"Then another time, I’m 14st, thinking the best way is to try to fall under him but he just stepped me and handed me off.
"England got it worse but then poor old James Small was able to chop him down.
"The funny thing was we felt like we were in the game. We were fitter than we ever were. We started and finished well. A few decisions and bounces and who knows?
"Gary Halpin’s priceless sign language after the try. It was a proper game. Giles Warrington had prepped our fitness well.
"France was disheartening. I was dropped for some reason, I still don’t know why. It was a bit messy. We were kicked out of a hotel in Pretoria and then went to sea level just two days before.
"We trained on the Thursday and we would have beaten anyone. But by game day we were spent. We could have troubled them but never gave ourselves the best chance.
"Stones were left unturned and we made mistakes with logistics that wouldn’t happen today. We came home feeling we left a lot out there."
After the opening defeat to New Zealand, wins against Japan and an avenging one-point success against Wales left Ireland facing France in the quarter-final. They lost 36-12.
1999 – Wales (France, Ireland, England and Scotland hosted some games)
Reggie Corrigan: Prop, Greystones/Leinster, 47 caps (1997-2006), RWC 5 (1999-2003)
"Getting picked for a World Cup was amazing. It felt like a pinnacle in your career but it didn’t feel like that when the tournament started. And definitely not when it ended.
"It was a very weird World Cup and it wasn’t a particularly enjoyable one in any way, shape or form. I can honestly say I have no good memories of it.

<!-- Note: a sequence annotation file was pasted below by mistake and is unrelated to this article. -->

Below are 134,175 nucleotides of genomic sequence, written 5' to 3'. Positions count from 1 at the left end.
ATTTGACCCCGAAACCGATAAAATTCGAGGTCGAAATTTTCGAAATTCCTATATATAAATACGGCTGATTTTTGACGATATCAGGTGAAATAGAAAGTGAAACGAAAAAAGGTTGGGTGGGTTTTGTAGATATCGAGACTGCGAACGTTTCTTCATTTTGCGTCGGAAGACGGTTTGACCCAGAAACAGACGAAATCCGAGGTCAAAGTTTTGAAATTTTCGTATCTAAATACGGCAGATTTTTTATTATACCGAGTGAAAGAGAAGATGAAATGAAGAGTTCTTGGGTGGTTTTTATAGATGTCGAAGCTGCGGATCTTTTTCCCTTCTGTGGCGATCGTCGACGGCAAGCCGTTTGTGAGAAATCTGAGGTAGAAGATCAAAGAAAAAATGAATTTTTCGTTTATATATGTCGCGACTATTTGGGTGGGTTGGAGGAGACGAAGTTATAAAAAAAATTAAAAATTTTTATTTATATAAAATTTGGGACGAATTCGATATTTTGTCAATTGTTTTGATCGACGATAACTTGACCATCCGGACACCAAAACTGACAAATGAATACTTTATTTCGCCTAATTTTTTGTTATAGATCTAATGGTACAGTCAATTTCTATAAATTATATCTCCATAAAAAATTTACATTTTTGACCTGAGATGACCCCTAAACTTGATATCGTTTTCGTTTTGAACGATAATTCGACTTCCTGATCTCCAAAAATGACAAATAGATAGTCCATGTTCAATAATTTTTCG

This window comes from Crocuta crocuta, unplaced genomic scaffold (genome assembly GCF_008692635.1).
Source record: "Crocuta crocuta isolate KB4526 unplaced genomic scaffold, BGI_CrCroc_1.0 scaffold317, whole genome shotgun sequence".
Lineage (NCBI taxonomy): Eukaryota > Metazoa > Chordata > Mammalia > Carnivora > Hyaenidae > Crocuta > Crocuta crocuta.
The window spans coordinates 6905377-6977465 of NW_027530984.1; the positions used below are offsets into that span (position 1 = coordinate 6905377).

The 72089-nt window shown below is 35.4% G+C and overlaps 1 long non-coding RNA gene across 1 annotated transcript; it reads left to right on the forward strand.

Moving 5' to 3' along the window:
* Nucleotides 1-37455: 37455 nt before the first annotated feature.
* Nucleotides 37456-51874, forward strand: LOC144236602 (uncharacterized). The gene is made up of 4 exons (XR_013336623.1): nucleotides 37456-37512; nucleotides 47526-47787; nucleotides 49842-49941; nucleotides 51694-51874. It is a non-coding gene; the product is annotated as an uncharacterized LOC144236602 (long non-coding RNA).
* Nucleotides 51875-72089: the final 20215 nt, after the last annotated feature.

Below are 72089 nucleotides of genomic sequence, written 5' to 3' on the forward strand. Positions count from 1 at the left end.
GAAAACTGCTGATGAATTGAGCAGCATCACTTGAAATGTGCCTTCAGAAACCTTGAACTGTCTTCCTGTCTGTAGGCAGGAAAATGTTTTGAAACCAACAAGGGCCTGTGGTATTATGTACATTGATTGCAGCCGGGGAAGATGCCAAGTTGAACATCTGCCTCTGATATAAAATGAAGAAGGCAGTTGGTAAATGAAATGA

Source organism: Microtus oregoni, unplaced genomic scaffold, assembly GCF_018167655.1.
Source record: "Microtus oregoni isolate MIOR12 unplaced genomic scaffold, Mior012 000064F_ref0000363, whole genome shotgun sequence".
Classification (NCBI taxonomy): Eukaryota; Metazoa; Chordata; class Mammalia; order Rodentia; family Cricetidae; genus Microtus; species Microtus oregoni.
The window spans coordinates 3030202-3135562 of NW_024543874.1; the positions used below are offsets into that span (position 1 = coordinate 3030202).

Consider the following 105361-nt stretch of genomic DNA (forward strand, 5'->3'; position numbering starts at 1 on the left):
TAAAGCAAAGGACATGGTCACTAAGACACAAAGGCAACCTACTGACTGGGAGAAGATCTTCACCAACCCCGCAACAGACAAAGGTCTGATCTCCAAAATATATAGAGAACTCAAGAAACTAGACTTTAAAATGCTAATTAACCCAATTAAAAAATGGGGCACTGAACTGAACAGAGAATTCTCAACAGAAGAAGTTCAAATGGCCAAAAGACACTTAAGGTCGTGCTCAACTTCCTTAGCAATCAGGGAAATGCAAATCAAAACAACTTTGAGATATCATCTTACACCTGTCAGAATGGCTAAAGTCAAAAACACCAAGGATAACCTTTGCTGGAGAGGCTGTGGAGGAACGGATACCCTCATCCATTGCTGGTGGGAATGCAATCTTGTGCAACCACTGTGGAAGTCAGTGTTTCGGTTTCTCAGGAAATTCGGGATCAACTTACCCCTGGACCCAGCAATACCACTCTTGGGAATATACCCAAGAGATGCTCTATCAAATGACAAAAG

"Instead of thinking, ‘Wow, this is an amazing thing to be involved in’, it was hard to know at times if there was a World Cup on at all. Imagine what it would be like if we were hosting in 2023?
"Because it was partly held here, it didn’t feel exotic. We were in Finnstown House, scrapping for training pitches, mooching around the city.
"The Six Nations actually felt bigger than this, you know? There was hardly a banner up until you got to Lansdowne Road. It was like a state secret. No World Cup fever like you have now.
"The one nod to professionalism was that we did have a sports psychologist come in and talk to us. We’d no thoughts of winning the thing but he suggested we should. Why bother playing in it then? There were a few sniggers at that one.
"That feeling changed by 2003. But 1999? It was a different country. A different century.
"There was a bit of a division between the first team and the second team, with the first team bundled out to get the job done and the rest told to bumble along.